As a matter fact, oftentimes you can recognize the seed when you put it in the ground. You have little packages of seeds and you look at them and you can say these are geraniums and this is something else.
Okay, what Paul is saying here, and this is very important, what we put under the ground is not is what comes up. Well, I learned that when I was very young when I got some seeds in a package and I went out and planted them in the ground and I watered them and padded them all down and then I went to bed. The next morning I got up to see what was growing up, I didn't expect to see the seed coming out of the ground. I expected to see little green shoots and they weren't there yet. I was just a little too impatient.
But by comparison, we bury a body with a missing arm, false teeth, whatever else it is that old people have come to.
In the resurrection, he arises with a whole new glorified body. Paul says in verse 41, "There is one glory of the sun, and another glory of the moon, and another glory of the stars, for one star differs from another star in glory. So also is the resurrection of the dead. It is sown in corruption; it is raised in incorruption. It is sown in dishonor, it is raised in glory, it is sown in weakness, it is raised in power."
What a picture he is drawing for us here and then he says this in verse 44, "It is sown a natural body, it is raised a spiritual body. There is a natural body, and there is a spiritual body."
Now I have 100 technical questions about this, but I understand it in the whole. What we bury in the ground is not what comes up, that I learned from the seeds I planted as a little boy.
Okay, I have learned that there's a natural body and a spiritual body, and the implication is that the natural body that we put in the ground of man is going to come up a spiritual body. Now the only way we can hope to understand this is to look at it in the whole, and trying to explain details of it is an exercise in futility.
Explanation after explanation has been offered, or speculation I should say, about where we sleep, how we sleep. What happens to all that used to be us, but the truth is, we don't know. Paul goes about as far as any Biblical author goes in explaining it and he brands those who try to go further as fools. What can I tell you?
Paul went on to say in verse 45, "As it is written, the first man Adam was made a living being; the last Adam was made a quickening spirit. However, the spiritual is not first, but the natural, and afterward that which is spiritual."
What he seems to be saying is that you have to go through this natural phase in order to get to be what God wants you to be.
Verse 47, "The first man is earthy, the second man is the Lord from heaven. As is the earthy, such are they also that are earthy:" That's you and me. We are like Adam, we're just flesh and blood. "And, as is the heavenly, such also, are they that are heavenly. And as we have borne the image of the earthy." We look like Adam. "We shall also bear the image of the heavenly." We will look like Christ.
Verse 50, "Now I want to tell you the truth, brethren, that flesh and blood cannot inherit the kingdom of God."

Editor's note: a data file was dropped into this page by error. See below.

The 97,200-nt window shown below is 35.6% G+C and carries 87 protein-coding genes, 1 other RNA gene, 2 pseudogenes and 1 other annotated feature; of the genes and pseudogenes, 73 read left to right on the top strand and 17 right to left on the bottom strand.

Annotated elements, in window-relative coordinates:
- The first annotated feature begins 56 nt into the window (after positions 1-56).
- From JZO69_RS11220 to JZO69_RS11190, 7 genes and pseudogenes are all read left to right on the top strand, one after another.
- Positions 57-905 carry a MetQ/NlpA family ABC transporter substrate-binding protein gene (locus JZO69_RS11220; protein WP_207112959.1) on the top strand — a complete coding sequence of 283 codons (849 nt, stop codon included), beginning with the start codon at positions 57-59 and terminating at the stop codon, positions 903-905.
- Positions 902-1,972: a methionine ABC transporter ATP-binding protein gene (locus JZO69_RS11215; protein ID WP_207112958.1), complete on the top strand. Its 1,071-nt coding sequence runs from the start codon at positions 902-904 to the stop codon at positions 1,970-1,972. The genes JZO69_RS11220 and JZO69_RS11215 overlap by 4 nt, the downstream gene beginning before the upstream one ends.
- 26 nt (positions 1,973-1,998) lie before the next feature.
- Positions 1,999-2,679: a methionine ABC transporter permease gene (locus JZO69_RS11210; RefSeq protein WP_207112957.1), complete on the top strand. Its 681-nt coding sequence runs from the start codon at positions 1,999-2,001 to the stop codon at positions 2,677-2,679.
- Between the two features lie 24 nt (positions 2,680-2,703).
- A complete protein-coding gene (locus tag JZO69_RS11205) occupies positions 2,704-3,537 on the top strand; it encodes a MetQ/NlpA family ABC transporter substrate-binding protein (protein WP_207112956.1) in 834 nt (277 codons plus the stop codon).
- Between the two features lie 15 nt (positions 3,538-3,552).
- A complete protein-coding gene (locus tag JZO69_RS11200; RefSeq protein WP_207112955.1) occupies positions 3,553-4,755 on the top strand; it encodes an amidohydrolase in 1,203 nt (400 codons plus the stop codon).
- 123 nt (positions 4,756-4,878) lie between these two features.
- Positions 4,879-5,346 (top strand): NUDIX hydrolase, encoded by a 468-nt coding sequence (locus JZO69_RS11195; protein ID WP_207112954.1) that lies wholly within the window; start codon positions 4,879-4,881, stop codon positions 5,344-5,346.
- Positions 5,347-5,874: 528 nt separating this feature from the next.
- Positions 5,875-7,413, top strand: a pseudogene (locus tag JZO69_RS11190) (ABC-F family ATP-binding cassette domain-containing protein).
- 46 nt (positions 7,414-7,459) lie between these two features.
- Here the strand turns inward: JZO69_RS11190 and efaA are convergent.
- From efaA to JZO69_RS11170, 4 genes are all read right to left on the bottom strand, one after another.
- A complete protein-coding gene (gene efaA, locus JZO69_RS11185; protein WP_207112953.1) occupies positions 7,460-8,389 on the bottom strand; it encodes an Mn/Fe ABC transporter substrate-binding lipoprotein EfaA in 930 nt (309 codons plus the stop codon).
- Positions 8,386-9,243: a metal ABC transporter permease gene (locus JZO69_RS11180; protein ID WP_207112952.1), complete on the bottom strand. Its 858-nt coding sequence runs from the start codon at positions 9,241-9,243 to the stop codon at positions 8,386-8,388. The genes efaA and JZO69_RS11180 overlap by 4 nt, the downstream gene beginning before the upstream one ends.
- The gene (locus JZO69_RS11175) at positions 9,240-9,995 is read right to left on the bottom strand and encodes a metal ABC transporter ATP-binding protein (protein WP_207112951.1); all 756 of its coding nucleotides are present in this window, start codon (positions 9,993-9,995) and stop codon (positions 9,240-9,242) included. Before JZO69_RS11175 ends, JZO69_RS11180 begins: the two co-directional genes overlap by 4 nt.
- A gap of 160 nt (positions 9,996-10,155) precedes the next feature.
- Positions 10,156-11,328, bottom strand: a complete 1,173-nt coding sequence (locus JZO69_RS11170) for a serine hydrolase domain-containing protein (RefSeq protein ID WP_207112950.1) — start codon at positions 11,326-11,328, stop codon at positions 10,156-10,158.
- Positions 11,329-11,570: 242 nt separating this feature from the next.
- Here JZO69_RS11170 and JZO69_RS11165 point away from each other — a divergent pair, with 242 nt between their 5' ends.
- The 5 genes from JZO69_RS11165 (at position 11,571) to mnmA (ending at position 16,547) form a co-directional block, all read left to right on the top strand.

Okay, you and I can't get there like we are. It is not possible.
"Neither does corruption inherit incorruption, behold, I show you a mystery."
Okay, that's another important word to get in mind. There is a lot about these things that we don't know and will not know till that time.
We Shall Be Changed in the Resurrection
Paul continues in verse 51, "Behold, I show you a mystery, we shall not all sleep, but we shall all be changed.."
You need to underline that in your mind and if you're a person who marks your Bible, you might underline it in your Bible.
As those who are alive will be changed, not left in the flesh, so those who died a paraplegic, will be changed into a powerful glorified body and not as a paraplegic. This seems to be important for reasons that are not entirely clear, but this is clear, we will not see life as disembodied spirits, as ghosts. We will have a body and we will have a place.
When? Paul goes on in verse 52 and he says, "In a moment, in the twinkling of an eye, at the last trump: for the trumpet shall sound, and the dead shall be raised incorruptible, and we shall be changed."
It all happens in the twinkling of an eye, in a split second.
A great trumpet is blown, the last of seven, and all of a sudden we are different.
Paul continues in verse 53, "For this corruptible must put on incorruption, and this mortal must put on immortality. So when this corruptible shall have put on incorruption, and this mortal shall have put on immortality, then shall be brought to pass the saying that is written, Death is swallowed up in victory. O death, what happened to your sting? O grave, what happened to your victory?"
Well, thanks be to God, He gives us the victory through our Lord Jesus Christ.
Death is an enemy, but death is going to lose. We are going to win. There's a lot more to say about what those first Christians believed and what they taught, but that'll have to wait until later. I'm Ronald L. Dart.
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This article was transcribed with minor editing from a Born to Win Radio Program given by
Ronald L. Dart is an evangelist and is heard daily and weekly on his Born to Win radio program.